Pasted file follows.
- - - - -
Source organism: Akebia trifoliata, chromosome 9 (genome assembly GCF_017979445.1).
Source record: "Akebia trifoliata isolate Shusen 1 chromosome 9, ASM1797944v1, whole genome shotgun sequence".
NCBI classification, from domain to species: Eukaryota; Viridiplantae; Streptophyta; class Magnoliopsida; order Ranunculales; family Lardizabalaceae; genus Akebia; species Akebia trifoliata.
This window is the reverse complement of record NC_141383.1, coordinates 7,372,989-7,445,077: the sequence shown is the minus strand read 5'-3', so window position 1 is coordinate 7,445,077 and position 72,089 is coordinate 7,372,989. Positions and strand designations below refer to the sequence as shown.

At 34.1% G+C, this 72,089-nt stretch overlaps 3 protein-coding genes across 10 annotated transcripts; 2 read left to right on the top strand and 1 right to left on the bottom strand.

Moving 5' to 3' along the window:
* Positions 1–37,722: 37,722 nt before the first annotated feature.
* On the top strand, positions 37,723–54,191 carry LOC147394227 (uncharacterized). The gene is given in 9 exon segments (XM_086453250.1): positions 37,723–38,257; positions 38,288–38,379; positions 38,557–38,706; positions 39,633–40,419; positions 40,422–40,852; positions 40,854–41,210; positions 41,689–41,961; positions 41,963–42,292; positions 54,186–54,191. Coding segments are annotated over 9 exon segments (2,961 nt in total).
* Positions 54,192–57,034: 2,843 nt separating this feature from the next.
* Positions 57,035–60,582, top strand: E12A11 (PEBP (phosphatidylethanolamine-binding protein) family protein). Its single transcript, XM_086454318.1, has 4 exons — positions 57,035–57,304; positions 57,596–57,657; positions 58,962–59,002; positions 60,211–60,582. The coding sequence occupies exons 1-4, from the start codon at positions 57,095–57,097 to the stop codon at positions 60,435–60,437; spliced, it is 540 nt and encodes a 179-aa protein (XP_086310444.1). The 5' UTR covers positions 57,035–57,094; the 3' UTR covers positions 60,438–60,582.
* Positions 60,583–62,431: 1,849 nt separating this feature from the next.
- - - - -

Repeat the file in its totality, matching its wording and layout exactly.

Source organism: Akebia trifoliata, chromosome 9 (genome assembly GCF_017979445.1).
Source record: "Akebia trifoliata isolate Shusen 1 chromosome 9, ASM1797944v1, whole genome shotgun sequence".
NCBI classification, from domain to species: Eukaryota; Viridiplantae; Streptophyta; class Magnoliopsida; order Ranunculales; family Lardizabalaceae; genus Akebia; species Akebia trifoliata.
This window is the reverse complement of record NC_141383.1, coordinates 7,372,989-7,445,077: the sequence shown is the minus strand read 5'-3', so window position 1 is coordinate 7,445,077 and position 72,089 is coordinate 7,372,989. Positions and strand designations below refer to the sequence as shown.

At 34.1% G+C, this 72,089-nt stretch overlaps 3 protein-coding genes across 10 annotated transcripts; 2 read left to right on the top strand and 1 right to left on the bottom strand.

Moving 5' to 3' along the window:
* Positions 1–37,722: 37,722 nt before the first annotated feature.
* On the top strand, positions 37,723–54,191 carry LOC147394227 (uncharacterized). The gene is given in 9 exon segments (XM_086453250.1): positions 37,723–38,257; positions 38,288–38,379; positions 38,557–38,706; positions 39,633–40,419; positions 40,422–40,852; positions 40,854–41,210; positions 41,689–41,961; positions 41,963–42,292; positions 54,186–54,191. Coding segments are annotated over 9 exon segments (2,961 nt in total).
* Positions 54,192–57,034: 2,843 nt separating this feature from the next.
* Positions 57,035–60,582, top strand: E12A11 (PEBP (phosphatidylethanolamine-binding protein) family protein). Its single transcript, XM_086454318.1, has 4 exons — positions 57,035–57,304; positions 57,596–57,657; positions 58,962–59,002; positions 60,211–60,582. The coding sequence occupies exons 1-4, from the start codon at positions 57,095–57,097 to the stop codon at positions 60,435–60,437; spliced, it is 540 nt and encodes a 179-aa protein (XP_086310444.1). The 5' UTR covers positions 57,035–57,094; the 3' UTR covers positions 60,438–60,582.
* Positions 60,583–62,431: 1,849 nt separating this feature from the next.